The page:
RE: [SI-LIST] : Number of GND/Power pins in a connector ?

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From: Kai Keskinen (keskinen@nortelnetworks.com)
Date: Fri Mar 24 2000 - 11:51:38 PST


Adrian:

I suggest you check out some global safety standards. To my last info, -48
in Japan was considered hazardous. Even though it is going away, there are
still some 60V Central offices in Germany and 60V is considered hazardous.
So a -48V nominal product intended for global use can have some safety
regulatory issues regarding access to the voltages. I agree that it is
somewhat stupid. You can't keep people from killing or injuring themselves
with the obvious but why did fast food restaurants put "contents can be
hot" on their coffee cups?

Cheers,

Kai Keskinen
Equipment and Network Interconnect
Nortel Subsystems and Performance Networks (NSPaN)
(613)-765-3506 (ESN 395)
keskinen@nortelnetworks.com <mailto:keskinen@nortelnetworks.com>

        -----Original Message-----
        From: Adrian Shiner [SMTP:adrian.shiner@virgin.net]
        Sent: Friday, March 24, 2000 2:32 PM
        To: si-list
        Subject: Re: [SI-LIST] : Number of GND/Power pins in a
connector ?

        Check out your electricity safety standards! The only way you are
going to get into trouble with 48 volts is by putting it in your mouth or
some other stupid place.
         
        Building sites use 50-0-50 volts centre tap grounded for the simple
reason that it is safe for what is one of the most hazardous places to be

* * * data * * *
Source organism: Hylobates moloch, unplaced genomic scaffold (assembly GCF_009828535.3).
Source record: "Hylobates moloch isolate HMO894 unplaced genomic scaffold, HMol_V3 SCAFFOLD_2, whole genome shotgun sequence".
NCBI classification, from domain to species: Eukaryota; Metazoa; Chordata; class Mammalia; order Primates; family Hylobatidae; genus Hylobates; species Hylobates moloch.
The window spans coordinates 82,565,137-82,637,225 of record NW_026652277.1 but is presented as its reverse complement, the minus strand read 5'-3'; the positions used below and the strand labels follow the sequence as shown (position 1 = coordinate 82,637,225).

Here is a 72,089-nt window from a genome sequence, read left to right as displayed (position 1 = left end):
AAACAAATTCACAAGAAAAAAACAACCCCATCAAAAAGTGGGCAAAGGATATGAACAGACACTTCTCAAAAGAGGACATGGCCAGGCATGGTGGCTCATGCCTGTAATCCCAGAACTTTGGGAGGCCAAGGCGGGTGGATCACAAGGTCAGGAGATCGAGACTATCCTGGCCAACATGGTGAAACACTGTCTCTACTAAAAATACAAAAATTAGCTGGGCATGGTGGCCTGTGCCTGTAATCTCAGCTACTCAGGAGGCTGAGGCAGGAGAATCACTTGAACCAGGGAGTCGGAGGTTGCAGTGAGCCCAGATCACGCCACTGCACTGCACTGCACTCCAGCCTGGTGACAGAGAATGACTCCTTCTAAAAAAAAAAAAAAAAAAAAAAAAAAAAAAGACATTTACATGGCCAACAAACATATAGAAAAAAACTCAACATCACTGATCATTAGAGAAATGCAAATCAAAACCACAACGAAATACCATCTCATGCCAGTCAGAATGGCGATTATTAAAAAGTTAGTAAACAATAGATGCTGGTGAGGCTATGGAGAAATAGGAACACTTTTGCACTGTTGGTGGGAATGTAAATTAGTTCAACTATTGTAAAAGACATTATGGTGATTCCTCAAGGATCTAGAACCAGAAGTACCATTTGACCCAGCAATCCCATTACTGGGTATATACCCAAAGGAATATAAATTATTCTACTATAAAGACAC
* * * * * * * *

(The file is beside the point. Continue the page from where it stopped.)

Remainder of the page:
working from any point of view.
         
        Independant of country and their perceptions of risk, if a person
becomes the unwilling subject of gravity, fire, electricity, radiation, high
pressure substances let loose then the result is the same. Not a lot of
people understand this point, especially politicians.
         
        Adrian

                ----- Original Message -----
                From: Kai Keskinen <mailto:keskinen@nortelnetworks.com>
                To: 'si-list@silab.eng.sun.com'
<mailto:'si-list@silab.eng.sun.com'>
                Sent: 24 March 2000 18:49
                Subject: RE: [SI-LIST] : Number of GND/Power pins in a
connector ?

                When the backplane carries nominal -48V, there is a danger
of personnel accessing what is considered a hazardous voltage in some
regions.

                I don't see any reason from an EMI or SI point of view for
having either male or female contacts on the backplane.

                Cheers,

                Kai Keskinen
                Equipment and Network Interconnect
                Nortel Subsystems and Performance Networks (NSPaN)
                (613)-765-3506 (ESN 395)
                keskinen@nortelnetworks.com
<mailto:keskinen@nortelnetworks.com>

                -----Original Message-----
                From: Nerheim, Max [SMTP:max.nerheim@intel.com]
                Sent: Friday, March 24, 2000 1:21 PM
                To: 'si-list@silab.eng.sun.com'
                Subject: RE: [SI-LIST] : Number of GND/Power pins in
a connector ?

                Maybe it could also be a carry-over from UL/TUV safety
requirements: If you
                have a male pin with power on some pins it is more
susceptible to be shorted
                out.

                -----Original Message-----
                From: WILLIAM.GAINES@Aerojet.com [
mailto:WILLIAM.GAINES@Aerojet.com <mailto:WILLIAM.GAINES@Aerojet.com> ]
                Sent: Friday, March 24, 2000 9:29 AM
                To: 'si-list@silab.eng.sun.com'
                Subject: RE: [SI-LIST] : Number of GND/Power pins in a
connector ?

                The usual reason to use male pins on the daughter card is
because it is much
                easier to protect the male pins with a shroud, or connector
placement on the